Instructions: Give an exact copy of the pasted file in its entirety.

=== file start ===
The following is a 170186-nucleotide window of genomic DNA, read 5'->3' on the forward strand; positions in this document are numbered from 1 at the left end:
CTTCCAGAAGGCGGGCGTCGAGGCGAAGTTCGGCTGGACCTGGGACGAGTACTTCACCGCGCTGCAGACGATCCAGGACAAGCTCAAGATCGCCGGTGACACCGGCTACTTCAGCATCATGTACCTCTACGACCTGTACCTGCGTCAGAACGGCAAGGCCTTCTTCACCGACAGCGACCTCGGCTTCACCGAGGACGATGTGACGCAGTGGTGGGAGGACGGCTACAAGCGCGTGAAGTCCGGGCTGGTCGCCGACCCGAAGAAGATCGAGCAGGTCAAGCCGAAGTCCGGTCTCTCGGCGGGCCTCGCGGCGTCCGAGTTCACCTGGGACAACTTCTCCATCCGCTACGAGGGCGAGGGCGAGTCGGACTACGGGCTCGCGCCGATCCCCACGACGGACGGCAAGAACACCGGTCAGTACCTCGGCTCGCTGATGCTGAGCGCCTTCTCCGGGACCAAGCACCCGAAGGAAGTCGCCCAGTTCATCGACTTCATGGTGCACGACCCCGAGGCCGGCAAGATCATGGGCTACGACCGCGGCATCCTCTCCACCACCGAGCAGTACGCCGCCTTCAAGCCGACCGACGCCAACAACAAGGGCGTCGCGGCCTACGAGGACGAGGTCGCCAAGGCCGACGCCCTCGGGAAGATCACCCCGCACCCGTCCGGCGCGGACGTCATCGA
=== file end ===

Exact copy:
The following is a 170186-nucleotide window of genomic DNA, read 5'->3' on the forward strand; positions in this document are numbered from 1 at the left end:
CTTCCAGAAGGCGGGCGTCGAGGCGAAGTTCGGCTGGACCTGGGACGAGTACTTCACCGCGCTGCAGACGATCCAGGACAAGCTCAAGATCGCCGGTGACACCGGCTACTTCAGCATCATGTACCTCTACGACCTGTACCTGCGTCAGAACGGCAAGGCCTTCTTCACCGACAGCGACCTCGGCTTCACCGAGGACGATGTGACGCAGTGGTGGGAGGACGGCTACAAGCGCGTGAAGTCCGGGCTGGTCGCCGACCCGAAGAAGATCGAGCAGGTCAAGCCGAAGTCCGGTCTCTCGGCGGGCCTCGCGGCGTCCGAGTTCACCTGGGACAACTTCTCCATCCGCTACGAGGGCGAGGGCGAGTCGGACTACGGGCTCGCGCCGATCCCCACGACGGACGGCAAGAACACCGGTCAGTACCTCGGCTCGCTGATGCTGAGCGCCTTCTCCGGGACCAAGCACCCGAAGGAAGTCGCCCAGTTCATCGACTTCATGGTGCACGACCCCGAGGCCGGCAAGATCATGGGCTACGACCGCGGCATCCTCTCCACCACCGAGCAGTACGCCGCCTTCAAGCCGACCGACGCCAACAACAAGGGCGTCGCGGCCTACGAGGACGAGGTCGCCAAGGCCGACGCCCTCGGGAAGATCACCCCGCACCCGTCCGGCGCGGACGTCATCGA